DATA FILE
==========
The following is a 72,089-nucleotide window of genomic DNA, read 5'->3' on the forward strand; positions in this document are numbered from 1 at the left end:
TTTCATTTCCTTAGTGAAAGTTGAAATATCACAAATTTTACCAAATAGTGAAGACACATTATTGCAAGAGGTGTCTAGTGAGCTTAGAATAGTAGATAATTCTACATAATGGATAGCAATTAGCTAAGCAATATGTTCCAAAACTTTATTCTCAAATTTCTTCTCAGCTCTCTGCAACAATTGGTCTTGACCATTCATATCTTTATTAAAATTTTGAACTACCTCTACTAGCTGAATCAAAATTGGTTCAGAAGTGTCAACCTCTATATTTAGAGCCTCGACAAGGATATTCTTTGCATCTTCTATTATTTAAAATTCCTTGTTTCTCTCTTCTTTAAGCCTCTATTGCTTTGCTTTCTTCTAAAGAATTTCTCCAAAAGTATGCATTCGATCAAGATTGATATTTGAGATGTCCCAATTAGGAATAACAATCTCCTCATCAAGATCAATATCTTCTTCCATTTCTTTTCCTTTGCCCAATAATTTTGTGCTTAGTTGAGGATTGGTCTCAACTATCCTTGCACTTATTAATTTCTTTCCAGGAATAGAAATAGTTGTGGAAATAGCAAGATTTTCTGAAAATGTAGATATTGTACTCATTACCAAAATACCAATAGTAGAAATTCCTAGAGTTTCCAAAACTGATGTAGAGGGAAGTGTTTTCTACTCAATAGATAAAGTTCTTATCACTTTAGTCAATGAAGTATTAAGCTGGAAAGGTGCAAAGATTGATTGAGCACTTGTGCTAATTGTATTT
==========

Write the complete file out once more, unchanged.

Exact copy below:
The following is a 72,089-nucleotide window of genomic DNA, read 5'->3' on the forward strand; positions in this document are numbered from 1 at the left end:
TTTCATTTCCTTAGTGAAAGTTGAAATATCACAAATTTTACCAAATAGTGAAGACACATTATTGCAAGAGGTGTCTAGTGAGCTTAGAATAGTAGATAATTCTACATAATGGATAGCAATTAGCTAAGCAATATGTTCCAAAACTTTATTCTCAAATTTCTTCTCAGCTCTCTGCAACAATTGGTCTTGACCATTCATATCTTTATTAAAATTTTGAACTACCTCTACTAGCTGAATCAAAATTGGTTCAGAAGTGTCAACCTCTATATTTAGAGCCTCGACAAGGATATTCTTTGCATCTTCTATTATTTAAAATTCCTTGTTTCTCTCTTCTTTAAGCCTCTATTGCTTTGCTTTCTTCTAAAGAATTTCTCCAAAAGTATGCATTCGATCAAGATTGATATTTGAGATGTCCCAATTAGGAATAACAATCTCCTCATCAAGATCAATATCTTCTTCCATTTCTTTTCCTTTGCCCAATAATTTTGTGCTTAGTTGAGGATTGGTCTCAACTATCCTTGCACTTATTAATTTCTTTCCAGGAATAGAAATAGTTGTGGAAATAGCAAGATTTTCTGAAAATGTAGATATTGTACTCATTACCAAAATACCAATAGTAGAAATTCCTAGAGTTTCCAAAACTGATGTAGAGGGAAGTGTTTTCTACTCAATAGATAAAGTTCTTATCACTTTAGTCAATGAAGTATTAAGCTGGAAAGGTGCAAAGATTGATTGAGCACTTGTGCTAATTGTATTT